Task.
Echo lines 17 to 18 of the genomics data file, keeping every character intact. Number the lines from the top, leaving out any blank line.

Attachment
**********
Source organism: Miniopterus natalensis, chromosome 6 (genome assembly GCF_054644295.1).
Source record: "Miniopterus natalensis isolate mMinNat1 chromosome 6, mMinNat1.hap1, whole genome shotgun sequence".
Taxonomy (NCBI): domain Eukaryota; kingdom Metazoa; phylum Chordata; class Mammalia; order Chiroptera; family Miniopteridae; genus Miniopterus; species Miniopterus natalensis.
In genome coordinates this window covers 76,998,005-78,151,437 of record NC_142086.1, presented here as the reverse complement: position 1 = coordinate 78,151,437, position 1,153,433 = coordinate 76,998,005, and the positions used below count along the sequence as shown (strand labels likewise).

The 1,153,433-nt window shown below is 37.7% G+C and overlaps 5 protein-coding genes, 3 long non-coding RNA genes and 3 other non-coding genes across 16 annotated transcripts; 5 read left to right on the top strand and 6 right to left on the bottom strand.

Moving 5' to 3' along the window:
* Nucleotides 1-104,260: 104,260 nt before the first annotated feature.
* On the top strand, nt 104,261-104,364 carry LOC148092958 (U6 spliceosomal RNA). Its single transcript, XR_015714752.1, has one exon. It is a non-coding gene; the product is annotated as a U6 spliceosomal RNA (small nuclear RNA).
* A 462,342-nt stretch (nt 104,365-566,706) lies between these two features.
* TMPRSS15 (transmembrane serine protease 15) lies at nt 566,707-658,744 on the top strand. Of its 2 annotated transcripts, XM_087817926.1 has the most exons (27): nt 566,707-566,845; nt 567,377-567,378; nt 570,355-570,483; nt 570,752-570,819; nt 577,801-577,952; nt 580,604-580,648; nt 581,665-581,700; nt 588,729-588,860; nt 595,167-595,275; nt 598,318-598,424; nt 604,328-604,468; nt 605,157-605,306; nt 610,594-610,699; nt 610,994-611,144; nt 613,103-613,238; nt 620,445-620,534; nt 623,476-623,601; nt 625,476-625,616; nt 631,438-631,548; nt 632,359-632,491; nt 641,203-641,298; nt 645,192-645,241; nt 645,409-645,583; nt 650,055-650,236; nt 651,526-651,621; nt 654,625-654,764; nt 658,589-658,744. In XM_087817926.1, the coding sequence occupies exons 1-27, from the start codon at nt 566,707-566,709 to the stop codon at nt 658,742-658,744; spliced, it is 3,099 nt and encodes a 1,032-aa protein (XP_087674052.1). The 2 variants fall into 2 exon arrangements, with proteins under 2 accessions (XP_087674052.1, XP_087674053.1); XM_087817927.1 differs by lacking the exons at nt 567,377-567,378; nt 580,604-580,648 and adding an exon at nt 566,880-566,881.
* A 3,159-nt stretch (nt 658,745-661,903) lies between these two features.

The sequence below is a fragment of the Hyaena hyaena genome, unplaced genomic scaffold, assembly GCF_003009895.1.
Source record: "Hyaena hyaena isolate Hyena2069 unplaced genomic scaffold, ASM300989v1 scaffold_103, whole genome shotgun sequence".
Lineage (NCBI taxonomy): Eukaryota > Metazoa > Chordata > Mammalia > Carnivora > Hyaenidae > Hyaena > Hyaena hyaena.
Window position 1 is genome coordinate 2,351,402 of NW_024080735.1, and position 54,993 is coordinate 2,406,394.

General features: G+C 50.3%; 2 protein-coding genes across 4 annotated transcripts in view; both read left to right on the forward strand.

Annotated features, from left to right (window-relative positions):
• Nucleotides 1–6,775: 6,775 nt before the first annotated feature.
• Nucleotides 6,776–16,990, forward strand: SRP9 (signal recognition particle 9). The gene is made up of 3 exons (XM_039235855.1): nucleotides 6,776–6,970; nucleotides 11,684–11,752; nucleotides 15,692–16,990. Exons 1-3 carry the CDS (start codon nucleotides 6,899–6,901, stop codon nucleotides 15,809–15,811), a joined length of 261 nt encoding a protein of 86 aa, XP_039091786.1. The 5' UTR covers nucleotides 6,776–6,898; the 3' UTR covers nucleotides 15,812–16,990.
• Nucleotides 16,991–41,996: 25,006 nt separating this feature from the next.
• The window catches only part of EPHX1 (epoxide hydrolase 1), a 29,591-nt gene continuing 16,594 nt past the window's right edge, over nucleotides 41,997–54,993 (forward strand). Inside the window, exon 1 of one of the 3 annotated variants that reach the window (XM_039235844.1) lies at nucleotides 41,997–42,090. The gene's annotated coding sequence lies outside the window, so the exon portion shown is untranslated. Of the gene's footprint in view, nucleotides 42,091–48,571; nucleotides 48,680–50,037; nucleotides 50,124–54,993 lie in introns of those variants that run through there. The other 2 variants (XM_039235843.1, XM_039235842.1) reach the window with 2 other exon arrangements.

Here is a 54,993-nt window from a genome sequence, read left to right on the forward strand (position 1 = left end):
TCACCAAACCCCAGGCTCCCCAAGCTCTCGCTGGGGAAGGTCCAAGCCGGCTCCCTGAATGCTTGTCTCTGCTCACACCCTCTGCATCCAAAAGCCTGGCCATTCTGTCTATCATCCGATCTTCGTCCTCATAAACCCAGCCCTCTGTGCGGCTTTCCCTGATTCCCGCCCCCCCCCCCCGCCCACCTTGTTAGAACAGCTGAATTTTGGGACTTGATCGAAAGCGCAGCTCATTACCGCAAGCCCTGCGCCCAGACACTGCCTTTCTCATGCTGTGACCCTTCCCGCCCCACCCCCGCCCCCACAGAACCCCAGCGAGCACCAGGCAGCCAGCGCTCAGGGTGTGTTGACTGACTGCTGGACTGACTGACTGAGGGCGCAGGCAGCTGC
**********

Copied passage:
Annotated features, from left to right (window-relative positions):
• Nucleotides 1–6,775: 6,775 nt before the first annotated feature.